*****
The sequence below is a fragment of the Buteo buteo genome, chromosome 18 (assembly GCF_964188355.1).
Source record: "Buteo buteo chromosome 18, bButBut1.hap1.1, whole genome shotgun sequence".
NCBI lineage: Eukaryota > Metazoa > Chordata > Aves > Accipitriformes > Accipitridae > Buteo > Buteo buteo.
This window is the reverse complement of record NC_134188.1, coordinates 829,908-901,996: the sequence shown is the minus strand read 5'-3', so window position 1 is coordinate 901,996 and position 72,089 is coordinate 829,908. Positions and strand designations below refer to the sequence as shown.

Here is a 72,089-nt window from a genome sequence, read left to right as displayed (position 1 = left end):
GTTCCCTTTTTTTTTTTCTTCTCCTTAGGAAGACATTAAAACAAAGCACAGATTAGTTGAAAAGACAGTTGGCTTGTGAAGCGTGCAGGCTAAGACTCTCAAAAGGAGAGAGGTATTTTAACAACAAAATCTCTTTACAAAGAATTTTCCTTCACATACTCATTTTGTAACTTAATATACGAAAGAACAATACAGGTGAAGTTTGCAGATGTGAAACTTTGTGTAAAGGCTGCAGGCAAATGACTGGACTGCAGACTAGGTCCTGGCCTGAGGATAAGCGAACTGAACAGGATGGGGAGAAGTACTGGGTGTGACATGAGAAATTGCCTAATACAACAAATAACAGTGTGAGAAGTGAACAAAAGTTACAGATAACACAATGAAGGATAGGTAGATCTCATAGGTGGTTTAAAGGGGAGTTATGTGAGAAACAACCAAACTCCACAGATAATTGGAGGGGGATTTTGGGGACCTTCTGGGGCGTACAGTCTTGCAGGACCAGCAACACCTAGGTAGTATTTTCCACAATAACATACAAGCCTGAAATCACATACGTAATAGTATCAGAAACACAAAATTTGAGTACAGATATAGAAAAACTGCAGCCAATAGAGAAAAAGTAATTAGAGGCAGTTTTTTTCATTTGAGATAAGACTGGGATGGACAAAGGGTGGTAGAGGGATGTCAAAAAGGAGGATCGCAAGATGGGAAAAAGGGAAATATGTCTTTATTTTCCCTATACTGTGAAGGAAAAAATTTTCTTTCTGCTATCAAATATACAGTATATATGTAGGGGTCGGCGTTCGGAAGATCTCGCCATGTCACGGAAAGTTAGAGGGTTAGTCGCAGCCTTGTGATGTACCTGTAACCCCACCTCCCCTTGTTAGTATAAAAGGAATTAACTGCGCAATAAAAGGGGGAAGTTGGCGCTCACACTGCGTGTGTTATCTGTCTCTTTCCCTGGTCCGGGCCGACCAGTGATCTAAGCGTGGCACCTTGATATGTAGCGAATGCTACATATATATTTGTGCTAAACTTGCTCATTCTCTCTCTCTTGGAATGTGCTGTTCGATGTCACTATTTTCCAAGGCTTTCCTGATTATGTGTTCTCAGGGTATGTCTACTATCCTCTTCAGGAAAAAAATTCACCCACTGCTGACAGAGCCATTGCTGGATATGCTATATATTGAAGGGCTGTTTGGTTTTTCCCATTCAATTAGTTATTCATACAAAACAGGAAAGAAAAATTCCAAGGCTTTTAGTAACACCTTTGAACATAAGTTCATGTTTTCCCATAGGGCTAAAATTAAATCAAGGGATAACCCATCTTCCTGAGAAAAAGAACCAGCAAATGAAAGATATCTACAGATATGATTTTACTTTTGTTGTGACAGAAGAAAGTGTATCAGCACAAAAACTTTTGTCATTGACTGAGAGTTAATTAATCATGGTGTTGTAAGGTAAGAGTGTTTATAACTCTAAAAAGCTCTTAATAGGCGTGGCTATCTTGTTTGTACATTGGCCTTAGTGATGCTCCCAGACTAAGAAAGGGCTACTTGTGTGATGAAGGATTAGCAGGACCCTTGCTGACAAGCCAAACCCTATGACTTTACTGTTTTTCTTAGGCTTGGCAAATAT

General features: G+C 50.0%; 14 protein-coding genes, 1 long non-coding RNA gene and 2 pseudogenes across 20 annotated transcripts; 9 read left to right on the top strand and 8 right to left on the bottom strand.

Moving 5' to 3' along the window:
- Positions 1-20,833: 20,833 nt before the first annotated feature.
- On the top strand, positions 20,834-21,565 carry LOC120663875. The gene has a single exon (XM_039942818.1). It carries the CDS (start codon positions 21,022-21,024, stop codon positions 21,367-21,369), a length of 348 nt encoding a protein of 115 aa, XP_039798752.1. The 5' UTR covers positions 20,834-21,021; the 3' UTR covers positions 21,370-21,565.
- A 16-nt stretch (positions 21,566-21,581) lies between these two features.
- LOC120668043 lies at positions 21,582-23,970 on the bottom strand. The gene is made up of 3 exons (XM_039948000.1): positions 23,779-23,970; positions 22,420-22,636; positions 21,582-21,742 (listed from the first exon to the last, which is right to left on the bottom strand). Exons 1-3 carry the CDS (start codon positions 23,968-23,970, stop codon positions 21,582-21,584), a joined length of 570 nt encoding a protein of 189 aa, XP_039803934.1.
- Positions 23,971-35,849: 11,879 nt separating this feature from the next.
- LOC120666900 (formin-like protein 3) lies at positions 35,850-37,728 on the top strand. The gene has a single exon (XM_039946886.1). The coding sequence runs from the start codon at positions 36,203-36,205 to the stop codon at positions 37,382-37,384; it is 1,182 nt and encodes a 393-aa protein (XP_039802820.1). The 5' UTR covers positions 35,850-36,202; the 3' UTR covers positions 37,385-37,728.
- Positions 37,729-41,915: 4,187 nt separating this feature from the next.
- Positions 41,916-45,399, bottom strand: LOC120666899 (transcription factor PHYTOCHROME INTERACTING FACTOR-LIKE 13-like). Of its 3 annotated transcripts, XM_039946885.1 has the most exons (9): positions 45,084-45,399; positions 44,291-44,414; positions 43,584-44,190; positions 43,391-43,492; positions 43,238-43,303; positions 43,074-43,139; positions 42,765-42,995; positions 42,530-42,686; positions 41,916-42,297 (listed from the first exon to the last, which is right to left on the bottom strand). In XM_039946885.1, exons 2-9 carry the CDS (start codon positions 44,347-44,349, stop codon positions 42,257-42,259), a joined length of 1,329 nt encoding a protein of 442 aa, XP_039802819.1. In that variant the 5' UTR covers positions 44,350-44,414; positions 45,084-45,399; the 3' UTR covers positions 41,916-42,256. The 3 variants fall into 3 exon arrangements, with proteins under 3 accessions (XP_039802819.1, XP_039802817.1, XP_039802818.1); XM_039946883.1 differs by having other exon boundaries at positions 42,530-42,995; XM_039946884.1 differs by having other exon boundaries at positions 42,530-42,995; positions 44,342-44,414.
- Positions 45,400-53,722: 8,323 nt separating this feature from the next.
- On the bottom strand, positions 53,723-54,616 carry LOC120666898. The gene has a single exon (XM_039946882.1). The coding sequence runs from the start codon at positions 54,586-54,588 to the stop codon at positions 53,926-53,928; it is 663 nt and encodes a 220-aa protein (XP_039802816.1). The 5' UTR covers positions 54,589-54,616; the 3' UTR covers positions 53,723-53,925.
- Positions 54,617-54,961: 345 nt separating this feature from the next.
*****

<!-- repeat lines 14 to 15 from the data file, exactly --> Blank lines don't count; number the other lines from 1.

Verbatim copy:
- LOC120666900 (formin-like protein 3) lies at positions 35,850-37,728 on the top strand. The gene has a single exon (XM_039946886.1). The coding sequence runs from the start codon at positions 36,203-36,205 to the stop codon at positions 37,382-37,384; it is 1,182 nt and encodes a 393-aa protein (XP_039802820.1). The 5' UTR covers positions 35,850-36,202; the 3' UTR covers positions 37,385-37,728.
- Positions 37,729-41,915: 4,187 nt separating this feature from the next.